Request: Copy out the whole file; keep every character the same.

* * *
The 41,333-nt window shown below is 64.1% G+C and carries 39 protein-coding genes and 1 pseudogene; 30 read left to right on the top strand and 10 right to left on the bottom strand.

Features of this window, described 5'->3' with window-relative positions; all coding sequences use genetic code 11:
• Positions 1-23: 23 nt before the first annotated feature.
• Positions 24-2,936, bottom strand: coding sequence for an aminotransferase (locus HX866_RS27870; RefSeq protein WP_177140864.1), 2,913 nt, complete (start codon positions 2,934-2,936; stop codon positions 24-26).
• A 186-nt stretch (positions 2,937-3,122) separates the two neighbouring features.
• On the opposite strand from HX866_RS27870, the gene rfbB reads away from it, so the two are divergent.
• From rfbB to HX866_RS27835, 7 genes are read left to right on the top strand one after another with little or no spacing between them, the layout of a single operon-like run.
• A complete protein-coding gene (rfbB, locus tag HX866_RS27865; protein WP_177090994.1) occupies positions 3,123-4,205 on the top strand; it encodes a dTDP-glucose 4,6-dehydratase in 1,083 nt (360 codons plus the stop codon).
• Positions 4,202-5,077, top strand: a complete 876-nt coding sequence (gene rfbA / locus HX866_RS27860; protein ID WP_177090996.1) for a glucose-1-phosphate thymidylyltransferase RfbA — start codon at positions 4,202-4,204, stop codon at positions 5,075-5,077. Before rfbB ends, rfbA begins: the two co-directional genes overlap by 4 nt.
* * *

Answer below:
The 41,333-nt window shown below is 64.1% G+C and carries 39 protein-coding genes and 1 pseudogene; 30 read left to right on the top strand and 10 right to left on the bottom strand.

Features of this window, described 5'->3' with window-relative positions; all coding sequences use genetic code 11:
• Positions 1-23: 23 nt before the first annotated feature.
• Positions 24-2,936, bottom strand: coding sequence for an aminotransferase (locus HX866_RS27870; RefSeq protein WP_177140864.1), 2,913 nt, complete (start codon positions 2,934-2,936; stop codon positions 24-26).
• A 186-nt stretch (positions 2,937-3,122) separates the two neighbouring features.
• On the opposite strand from HX866_RS27870, the gene rfbB reads away from it, so the two are divergent.
• From rfbB to HX866_RS27835, 7 genes are read left to right on the top strand one after another with little or no spacing between them, the layout of a single operon-like run.
• A complete protein-coding gene (rfbB, locus tag HX866_RS27865; protein WP_177090994.1) occupies positions 3,123-4,205 on the top strand; it encodes a dTDP-glucose 4,6-dehydratase in 1,083 nt (360 codons plus the stop codon).
• Positions 4,202-5,077, top strand: a complete 876-nt coding sequence (gene rfbA / locus HX866_RS27860; protein ID WP_177090996.1) for a glucose-1-phosphate thymidylyltransferase RfbA — start codon at positions 4,202-4,204, stop codon at positions 5,075-5,077. Before rfbB ends, rfbA begins: the two co-directional genes overlap by 4 nt.